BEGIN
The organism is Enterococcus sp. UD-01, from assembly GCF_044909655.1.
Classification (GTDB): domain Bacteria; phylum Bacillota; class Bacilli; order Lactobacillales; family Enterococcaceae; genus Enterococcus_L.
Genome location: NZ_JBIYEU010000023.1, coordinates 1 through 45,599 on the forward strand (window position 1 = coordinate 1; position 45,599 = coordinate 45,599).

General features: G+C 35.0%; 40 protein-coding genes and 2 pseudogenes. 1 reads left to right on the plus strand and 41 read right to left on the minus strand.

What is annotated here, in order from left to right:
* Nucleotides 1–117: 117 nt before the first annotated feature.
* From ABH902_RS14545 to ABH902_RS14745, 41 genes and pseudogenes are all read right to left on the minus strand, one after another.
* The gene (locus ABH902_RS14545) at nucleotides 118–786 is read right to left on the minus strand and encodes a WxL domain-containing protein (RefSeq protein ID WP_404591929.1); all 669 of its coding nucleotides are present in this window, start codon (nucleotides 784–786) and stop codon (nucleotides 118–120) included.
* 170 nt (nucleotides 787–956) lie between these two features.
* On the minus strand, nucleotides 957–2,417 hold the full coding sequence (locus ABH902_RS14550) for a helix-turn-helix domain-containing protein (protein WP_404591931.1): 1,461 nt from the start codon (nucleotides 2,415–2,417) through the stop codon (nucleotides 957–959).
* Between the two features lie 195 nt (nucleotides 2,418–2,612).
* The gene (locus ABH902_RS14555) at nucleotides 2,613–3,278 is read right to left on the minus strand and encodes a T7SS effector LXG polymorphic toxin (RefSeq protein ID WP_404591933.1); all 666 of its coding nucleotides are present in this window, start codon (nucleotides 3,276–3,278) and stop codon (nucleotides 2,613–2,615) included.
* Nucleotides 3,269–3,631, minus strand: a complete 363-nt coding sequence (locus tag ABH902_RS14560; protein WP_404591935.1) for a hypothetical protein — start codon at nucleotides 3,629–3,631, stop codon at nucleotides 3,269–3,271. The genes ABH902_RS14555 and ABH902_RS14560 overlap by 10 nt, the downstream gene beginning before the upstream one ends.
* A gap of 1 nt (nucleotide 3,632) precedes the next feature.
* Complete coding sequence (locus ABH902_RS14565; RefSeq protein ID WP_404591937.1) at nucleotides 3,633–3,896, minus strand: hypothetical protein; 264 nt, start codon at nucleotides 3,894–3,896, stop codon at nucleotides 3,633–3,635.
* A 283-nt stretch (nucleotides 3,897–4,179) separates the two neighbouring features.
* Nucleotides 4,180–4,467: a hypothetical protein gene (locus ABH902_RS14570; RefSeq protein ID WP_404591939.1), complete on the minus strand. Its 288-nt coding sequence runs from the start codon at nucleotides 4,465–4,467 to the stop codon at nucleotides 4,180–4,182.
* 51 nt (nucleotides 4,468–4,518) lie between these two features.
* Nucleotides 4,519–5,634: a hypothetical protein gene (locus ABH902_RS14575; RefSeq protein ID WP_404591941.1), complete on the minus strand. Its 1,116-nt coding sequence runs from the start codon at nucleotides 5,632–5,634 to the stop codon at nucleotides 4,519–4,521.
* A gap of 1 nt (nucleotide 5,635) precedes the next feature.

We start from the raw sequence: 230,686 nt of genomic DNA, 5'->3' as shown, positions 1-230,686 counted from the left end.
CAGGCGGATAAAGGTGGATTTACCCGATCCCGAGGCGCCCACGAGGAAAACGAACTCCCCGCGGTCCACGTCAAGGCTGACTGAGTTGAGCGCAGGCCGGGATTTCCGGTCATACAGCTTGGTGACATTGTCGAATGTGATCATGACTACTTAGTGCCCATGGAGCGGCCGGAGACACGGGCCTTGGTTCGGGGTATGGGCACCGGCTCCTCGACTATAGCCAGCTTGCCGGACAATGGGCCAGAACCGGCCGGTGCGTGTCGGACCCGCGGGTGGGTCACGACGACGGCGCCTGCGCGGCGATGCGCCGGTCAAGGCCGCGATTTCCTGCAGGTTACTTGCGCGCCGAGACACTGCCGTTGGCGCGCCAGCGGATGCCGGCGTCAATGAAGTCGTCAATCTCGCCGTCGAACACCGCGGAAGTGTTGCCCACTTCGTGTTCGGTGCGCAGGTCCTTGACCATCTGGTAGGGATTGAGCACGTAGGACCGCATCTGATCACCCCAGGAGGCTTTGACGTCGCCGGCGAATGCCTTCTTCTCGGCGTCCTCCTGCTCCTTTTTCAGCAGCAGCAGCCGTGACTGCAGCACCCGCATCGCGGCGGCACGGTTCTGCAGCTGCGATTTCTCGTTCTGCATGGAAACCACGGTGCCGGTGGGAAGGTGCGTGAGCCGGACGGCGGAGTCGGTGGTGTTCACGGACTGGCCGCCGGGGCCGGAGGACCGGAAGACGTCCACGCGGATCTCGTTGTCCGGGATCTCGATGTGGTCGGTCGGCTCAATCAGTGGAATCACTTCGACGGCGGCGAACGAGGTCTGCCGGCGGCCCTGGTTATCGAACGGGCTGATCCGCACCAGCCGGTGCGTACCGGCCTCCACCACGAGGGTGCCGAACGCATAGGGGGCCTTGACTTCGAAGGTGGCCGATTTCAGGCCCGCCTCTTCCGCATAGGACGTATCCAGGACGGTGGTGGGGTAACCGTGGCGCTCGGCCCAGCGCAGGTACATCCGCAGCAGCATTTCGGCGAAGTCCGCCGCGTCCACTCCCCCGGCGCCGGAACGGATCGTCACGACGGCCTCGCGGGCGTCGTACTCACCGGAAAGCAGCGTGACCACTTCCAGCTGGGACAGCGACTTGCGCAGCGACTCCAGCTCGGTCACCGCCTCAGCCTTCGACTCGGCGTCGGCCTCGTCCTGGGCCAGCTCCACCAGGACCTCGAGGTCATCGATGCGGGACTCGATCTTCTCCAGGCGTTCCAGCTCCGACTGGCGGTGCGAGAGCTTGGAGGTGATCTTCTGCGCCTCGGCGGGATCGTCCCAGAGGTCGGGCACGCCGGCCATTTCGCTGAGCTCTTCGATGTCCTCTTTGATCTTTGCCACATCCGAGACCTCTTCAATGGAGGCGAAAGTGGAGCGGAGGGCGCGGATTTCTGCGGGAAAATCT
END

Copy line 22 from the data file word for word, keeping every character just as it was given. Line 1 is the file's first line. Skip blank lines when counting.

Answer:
CAGGCGGATAAAGGTGGATTTACCCGATCCCGAGGCGCCCACGAGGAAAACGAACTCCCCGCGGTCCACGTCAAGGCTGACTGAGTTGAGCGCAGGCCGGGATTTCCGGTCATACAGCTTGGTGACATTGTCGAATGTGATCATGACTACTTAGTGCCCATGGAGCGGCCGGAGACACGGGCCTTGGTTCGGGGTATGGGCACCGGCTCCTCGACTATAGCCAGCTTGCCGGACAATGGGCCAGAACCGGCCGGTGCGTGTCGGACCCGCGGGTGGGTCACGACGACGGCGCCTGCGCGGCGATGCGCCGGTCAAGGCCGCGATTTCCTGCAGGTTACTTGCGCGCCGAGACACTGCCGTTGGCGCGCCAGCGGATGCCGGCGTCAATGAAGTCGTCAATCTCGCCGTCGAACACCGCGGAAGTGTTGCCCACTTCGTGTTCGGTGCGCAGGTCCTTGACCATCTGGTAGGGATTGAGCACGTAGGACCGCATCTGATCACCCCAGGAGGCTTTGACGTCGCCGGCGAATGCCTTCTTCTCGGCGTCCTCCTGCTCCTTTTTCAGCAGCAGCAGCCGTGACTGCAGCACCCGCATCGCGGCGGCACGGTTCTGCAGCTGCGATTTCTCGTTCTGCATGGAAACCACGGTGCCGGTGGGAAGGTGCGTGAGCCGGACGGCGGAGTCGGTGGTGTTCACGGACTGGCCGCCGGGGCCGGAGGACCGGAAGACGTCCACGCGGATCTCGTTGTCCGGGATCTCGATGTGGTCGGTCGGCTCAATCAGTGGAATCACTTCGACGGCGGCGAACGAGGTCTGCCGGCGGCCCTGGTTATCGAACGGGCTGATCCGCACCAGCCGGTGCGTACCGGCCTCCACCACGAGGGTGCCGAACGCATAGGGGGCCTTGACTTCGAAGGTGGCCGATTTCAGGCCCGCCTCTTCCGCATAGGACGTATCCAGGACGGTGGTGGGGTAACCGTGGCGCTCGGCCCAGCGCAGGTACATCCGCAGCAGCATTTCGGCGAAGTCCGCCGCGTCCACTCCCCCGGCGCCGGAACGGATCGTCACGACGGCCTCGCGGGCGTCGTACTCACCGGAAAGCAGCGTGACCACTTCCAGCTGGGACAGCGACTTGCGCAGCGACTCCAGCTCGGTCACCGCCTCAGCCTTCGACTCGGCGTCGGCCTCGTCCTGGGCCAGCTCCACCAGGACCTCGAGGTCATCGATGCGGGACTCGATCTTCTCCAGGCGTTCCAGCTCCGACTGGCGGTGCGAGAGCTTGGAGGTGATCTTCTGCGCCTCGGCGGGATCGTCCCAGAGGTCGGGCACGCCGGCCATTTCGCTGAGCTCTTCGATGTCCTCTTTGATCTTTGCCACATCCGAGACCTCTTCAATGGAGGCGAAAGTGGAGCGGAGGGCGCGGATTTCTGCGGGAAAATCT